Security Pacific Bank
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On September 1, 1868, Hellman, Temple and Co. opened in the then small town of Los Angeles. The banking firm was the predecessor of Farmers and Merchants Bank (1870), which was the predecessor of Security First National Bank. The bank earned a reputation for aggressive and creative business practices and benefited from economic and population growth in the Western United States. By the mid-20th century it had an international presence, and was ranked the fifth-largest bank in the United States and third-largest in California in terms of deposits.
In 1967, Security First National Bank bought Pacific National Bank and became Security Pacific National Bank.
In 1971, SPNB Security Pacific National Bank (SPNB) buys 69% of Bank of Canton.
In 1975, Security Pacific Bank constructed a 55-story tower in downtown Los Angeles, now known as Bank of America Plaza.
In 1978, computer consultant Stanley Rifkin learned the electronic codes Security Pacific used to telegraph funds to other banks. On October 25 he stole $10,200,000 from a non-existent account, executing one of the largest bank robberies in history. He used the funds to buy some 115,000 Russian diamonds in Switzerland, which he smuggled back into the United States and attempted to sell, but he was captured. Security Pacific took ownership of the diamonds but received few offers for such a large quantity. Eventually it was forced to sell them on unfavorable terms to a Liechtenstein firm affiliated with the De Beers company.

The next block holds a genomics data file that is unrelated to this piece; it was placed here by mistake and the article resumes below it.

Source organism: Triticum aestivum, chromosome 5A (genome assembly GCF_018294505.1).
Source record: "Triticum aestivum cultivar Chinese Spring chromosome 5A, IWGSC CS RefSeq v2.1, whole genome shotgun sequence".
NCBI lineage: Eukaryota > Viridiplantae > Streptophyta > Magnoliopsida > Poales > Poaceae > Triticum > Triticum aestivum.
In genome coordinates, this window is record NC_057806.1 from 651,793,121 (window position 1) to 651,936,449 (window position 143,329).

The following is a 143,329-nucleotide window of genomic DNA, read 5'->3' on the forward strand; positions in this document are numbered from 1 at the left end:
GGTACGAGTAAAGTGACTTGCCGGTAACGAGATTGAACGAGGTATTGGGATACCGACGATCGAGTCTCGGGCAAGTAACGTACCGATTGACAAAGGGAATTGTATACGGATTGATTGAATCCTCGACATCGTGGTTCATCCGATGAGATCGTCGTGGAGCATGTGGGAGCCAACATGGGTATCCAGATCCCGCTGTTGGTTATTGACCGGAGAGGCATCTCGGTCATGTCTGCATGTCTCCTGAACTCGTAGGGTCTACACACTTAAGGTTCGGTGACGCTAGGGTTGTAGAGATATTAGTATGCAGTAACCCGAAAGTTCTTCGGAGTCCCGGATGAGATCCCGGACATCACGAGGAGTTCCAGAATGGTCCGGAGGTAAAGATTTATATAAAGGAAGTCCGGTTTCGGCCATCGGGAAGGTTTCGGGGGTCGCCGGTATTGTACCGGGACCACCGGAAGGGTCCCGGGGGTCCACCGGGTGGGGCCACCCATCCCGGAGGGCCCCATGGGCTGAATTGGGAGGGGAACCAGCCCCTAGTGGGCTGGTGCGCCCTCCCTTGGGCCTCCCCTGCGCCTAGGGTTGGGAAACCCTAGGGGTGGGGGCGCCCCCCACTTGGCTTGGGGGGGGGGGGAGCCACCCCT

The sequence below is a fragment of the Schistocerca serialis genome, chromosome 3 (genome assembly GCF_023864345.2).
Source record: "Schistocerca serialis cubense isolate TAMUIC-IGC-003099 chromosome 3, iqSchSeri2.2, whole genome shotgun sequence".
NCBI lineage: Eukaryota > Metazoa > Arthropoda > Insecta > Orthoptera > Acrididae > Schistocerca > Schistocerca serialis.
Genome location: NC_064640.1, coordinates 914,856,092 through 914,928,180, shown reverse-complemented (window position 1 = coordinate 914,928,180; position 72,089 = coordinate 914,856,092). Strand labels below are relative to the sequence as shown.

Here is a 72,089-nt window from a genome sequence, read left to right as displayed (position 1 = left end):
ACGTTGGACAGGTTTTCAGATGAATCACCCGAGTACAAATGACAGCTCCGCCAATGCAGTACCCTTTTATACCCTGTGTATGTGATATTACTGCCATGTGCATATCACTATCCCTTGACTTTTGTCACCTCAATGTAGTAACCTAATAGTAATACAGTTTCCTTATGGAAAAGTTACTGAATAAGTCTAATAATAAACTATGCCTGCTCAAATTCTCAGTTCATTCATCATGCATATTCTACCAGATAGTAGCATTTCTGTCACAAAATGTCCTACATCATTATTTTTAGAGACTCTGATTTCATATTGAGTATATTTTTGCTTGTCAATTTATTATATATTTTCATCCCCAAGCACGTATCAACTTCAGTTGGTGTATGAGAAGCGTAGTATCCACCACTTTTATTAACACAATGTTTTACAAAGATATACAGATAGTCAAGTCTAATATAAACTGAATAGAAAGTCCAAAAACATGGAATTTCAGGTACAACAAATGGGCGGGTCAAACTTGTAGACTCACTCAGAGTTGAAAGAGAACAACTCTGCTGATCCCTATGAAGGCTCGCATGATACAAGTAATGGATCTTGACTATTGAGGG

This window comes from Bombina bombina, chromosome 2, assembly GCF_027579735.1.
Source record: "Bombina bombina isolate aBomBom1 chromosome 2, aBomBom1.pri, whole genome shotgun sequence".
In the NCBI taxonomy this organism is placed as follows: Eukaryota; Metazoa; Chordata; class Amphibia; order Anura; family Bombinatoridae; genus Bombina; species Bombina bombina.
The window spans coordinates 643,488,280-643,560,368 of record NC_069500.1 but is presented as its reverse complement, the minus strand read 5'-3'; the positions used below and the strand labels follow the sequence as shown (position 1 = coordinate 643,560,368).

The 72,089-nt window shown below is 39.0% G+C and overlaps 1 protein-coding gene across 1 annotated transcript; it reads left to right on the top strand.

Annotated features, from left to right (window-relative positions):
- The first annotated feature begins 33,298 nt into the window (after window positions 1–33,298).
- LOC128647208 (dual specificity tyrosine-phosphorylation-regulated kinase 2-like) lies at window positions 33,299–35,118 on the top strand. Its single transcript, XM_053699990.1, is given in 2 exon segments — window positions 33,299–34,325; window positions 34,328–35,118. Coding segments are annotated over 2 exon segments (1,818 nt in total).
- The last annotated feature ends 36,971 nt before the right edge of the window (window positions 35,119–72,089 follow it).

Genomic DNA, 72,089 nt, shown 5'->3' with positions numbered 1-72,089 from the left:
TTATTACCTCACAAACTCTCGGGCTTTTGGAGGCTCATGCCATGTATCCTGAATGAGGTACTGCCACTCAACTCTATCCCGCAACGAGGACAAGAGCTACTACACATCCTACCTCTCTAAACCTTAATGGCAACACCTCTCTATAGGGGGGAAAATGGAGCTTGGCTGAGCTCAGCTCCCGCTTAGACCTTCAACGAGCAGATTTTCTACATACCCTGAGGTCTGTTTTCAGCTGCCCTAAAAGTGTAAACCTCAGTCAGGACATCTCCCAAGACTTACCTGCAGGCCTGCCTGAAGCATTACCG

On May 9, 1980, five men robbed the Security Pacific branch in Norco, California. They were among the most heavily armed bank robbers in history, carrying semi-automatic firearms, handguns, and improvised explosive devices, and succeeded not only in stopping several patrol cars but forcing a San Bernardino police helicopter to give up pursuit. By the end of the Norco shootout, a police officer and two robbers had been killed, with the other three suspects arrested and sentenced to life in prison.
In 1984, the boards of SPNB and Bank of Canton announced that SPNB wanted to acquire the ordinary and preferred shares of the Bank of Canton it did not already own. The agreement stipulates that the management of Bank of Canton will remain in place and that Russell Fok will continue as chairman of the board. Furthermore, a company associated with Fok will be entitled, upon completion of the acquisition, to purchase a limited equity position in BoC. SPNB agrees to pay $59.31 per share for the 714,128 common shares (31%) that it does not already own for a total cost of about $42 million.
In 1986, SPNB acquired California Pacific National Bank, a small bank that primarily served Los Angeles's Chinese business community, for US$11.5 million. Earlier, BoC had revealed plans for a major expansion in the United States, concentrating on the growing Asian community in California. SPNB also entered into talks with American Asian Bank. This Chinese ethnic bank operated four branches around San Francisco and four in the Los Angeles area.